Khaled Almaghafi came to the United States from Yemen in 1986 and studied business administration at UC Davis. He now uses his business acumen to run an international honey exporting firm from his south Berkeley home near the Ashby BART station.
It all started when he answered an ad for bee removal 10 years ago. Equipped with a vacuum containing a catch basin for bees, Almaghafi removed unwanted bees from Berkeley homes and businesses. Knowing the value of honey, Almaghafi began making use of what most feared. Soon the captured bees were making honey on small plots of land in Berkeley, El Sobrante and Walnut Creek.
“In Yemen, people will fight over a swarm of bees,” he said, noting the demand for honey. In America, though, people are frightened of the stinging buzzards, he said.
In his backyard, Almaghafi brazenly pulls trays of honey from wooden boxes, called frames. He rarely gets stung
“[People] are afraid because maybe they got stung as a child. It shouldn’t be like that,” he said. Bees have no interest in stinging humans, he added.
In his adventures into the homes of fearful East Bay residents, Almaghafi once claimed more than 700 pounds of honey from a home in which the walls had been a bee haven for two decades.
In addition to making honey, bees pollinate many trees and bushes, Almaghafi explained.
“If it wasn’t for the bees we wouldn’t be eating [a wide] variety of fruits,” he said.
When Almaghafi’s bees aren’t making honey on his property, he rents them to farmers who use them to pollinate crops. Bees pollinate almonds, kiwis, melons, alfalfa and other crops.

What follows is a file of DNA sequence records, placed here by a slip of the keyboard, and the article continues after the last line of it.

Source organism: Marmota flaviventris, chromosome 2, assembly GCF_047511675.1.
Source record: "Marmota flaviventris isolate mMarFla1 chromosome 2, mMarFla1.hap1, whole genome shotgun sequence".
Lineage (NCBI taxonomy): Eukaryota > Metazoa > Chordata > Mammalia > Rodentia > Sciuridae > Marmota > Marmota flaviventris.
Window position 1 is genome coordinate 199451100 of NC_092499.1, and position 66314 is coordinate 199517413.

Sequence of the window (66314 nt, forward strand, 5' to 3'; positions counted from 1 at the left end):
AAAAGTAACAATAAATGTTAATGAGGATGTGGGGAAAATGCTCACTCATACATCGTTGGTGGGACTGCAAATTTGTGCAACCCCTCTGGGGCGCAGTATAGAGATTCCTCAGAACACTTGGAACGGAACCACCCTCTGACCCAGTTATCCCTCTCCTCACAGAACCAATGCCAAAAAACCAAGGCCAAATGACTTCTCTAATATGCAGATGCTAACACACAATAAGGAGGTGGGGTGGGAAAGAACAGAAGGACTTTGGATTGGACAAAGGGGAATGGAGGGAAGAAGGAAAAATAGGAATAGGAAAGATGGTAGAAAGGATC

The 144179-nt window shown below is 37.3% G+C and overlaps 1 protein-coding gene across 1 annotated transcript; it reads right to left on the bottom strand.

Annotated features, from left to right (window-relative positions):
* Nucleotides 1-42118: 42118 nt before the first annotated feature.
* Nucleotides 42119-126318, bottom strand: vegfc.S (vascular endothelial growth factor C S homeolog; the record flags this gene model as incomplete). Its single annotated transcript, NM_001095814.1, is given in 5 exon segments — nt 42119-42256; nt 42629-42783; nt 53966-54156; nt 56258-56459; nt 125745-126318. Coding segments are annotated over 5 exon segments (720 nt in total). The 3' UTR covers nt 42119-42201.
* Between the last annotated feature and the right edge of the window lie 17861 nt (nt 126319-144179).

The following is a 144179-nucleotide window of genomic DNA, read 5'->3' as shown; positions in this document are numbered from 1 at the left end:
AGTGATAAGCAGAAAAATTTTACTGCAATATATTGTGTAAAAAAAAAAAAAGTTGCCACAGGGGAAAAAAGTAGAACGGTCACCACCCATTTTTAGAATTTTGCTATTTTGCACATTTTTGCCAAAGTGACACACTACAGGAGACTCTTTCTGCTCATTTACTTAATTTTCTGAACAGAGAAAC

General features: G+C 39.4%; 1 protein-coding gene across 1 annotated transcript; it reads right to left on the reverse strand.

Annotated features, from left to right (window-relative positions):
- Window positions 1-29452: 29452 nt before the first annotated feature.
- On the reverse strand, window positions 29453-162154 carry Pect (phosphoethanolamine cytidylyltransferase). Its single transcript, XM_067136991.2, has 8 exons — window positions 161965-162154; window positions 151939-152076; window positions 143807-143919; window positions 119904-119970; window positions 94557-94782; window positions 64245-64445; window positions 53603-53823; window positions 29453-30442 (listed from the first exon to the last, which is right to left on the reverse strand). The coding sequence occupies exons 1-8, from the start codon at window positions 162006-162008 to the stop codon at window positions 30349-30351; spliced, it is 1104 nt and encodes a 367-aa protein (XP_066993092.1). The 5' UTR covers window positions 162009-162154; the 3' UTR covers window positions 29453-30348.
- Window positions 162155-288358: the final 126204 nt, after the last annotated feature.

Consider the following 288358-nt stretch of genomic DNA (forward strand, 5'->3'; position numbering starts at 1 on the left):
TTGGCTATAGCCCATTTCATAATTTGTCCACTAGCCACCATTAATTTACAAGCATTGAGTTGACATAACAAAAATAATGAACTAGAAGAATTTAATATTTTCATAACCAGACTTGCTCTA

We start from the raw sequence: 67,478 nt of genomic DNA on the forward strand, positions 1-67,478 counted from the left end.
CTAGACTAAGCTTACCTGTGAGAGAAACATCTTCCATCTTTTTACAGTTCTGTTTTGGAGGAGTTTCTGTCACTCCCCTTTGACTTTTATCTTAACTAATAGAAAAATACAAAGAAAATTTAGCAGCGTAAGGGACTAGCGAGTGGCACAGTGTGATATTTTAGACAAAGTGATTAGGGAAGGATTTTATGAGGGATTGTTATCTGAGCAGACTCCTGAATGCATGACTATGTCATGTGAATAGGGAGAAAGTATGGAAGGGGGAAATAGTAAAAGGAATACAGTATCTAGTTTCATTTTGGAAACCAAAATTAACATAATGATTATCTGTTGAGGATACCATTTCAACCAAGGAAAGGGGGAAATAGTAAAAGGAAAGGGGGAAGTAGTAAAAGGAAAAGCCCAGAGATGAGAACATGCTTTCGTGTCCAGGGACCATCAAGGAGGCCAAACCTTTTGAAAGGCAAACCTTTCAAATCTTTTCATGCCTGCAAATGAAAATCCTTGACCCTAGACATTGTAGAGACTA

When the farmers are done with the bees, a homing instinct brings them back to their cages where Almaghafi collects them and brings them home.
Almaghafi explains that migratory beekeepers follow crops much like migrant workers, renting their bees to farmers in different regions in a mutually beneficial relationship.
California is a particularly good place to keep bees, Almaghafi adds, since bees can make honey year-round from different crops.
Almaghafi notes the ups and downs of a nature-dependent business model. Drought and other phenomena can wreak havoc on the harvest, he says.
“In a good year I can get 150 pounds of honey per hive,” he said. “In a bad year, I only get 20 or 30 pounds. But in the Bay Area, bees are making honey all year.”
After harvesting the honey from local sources, Almaghafi turns to his native land to sell his product. Not enough honey is produced in the arid nation of Yemen to meet the demand so he steps in, shipping containers full of the stuff by boat each year.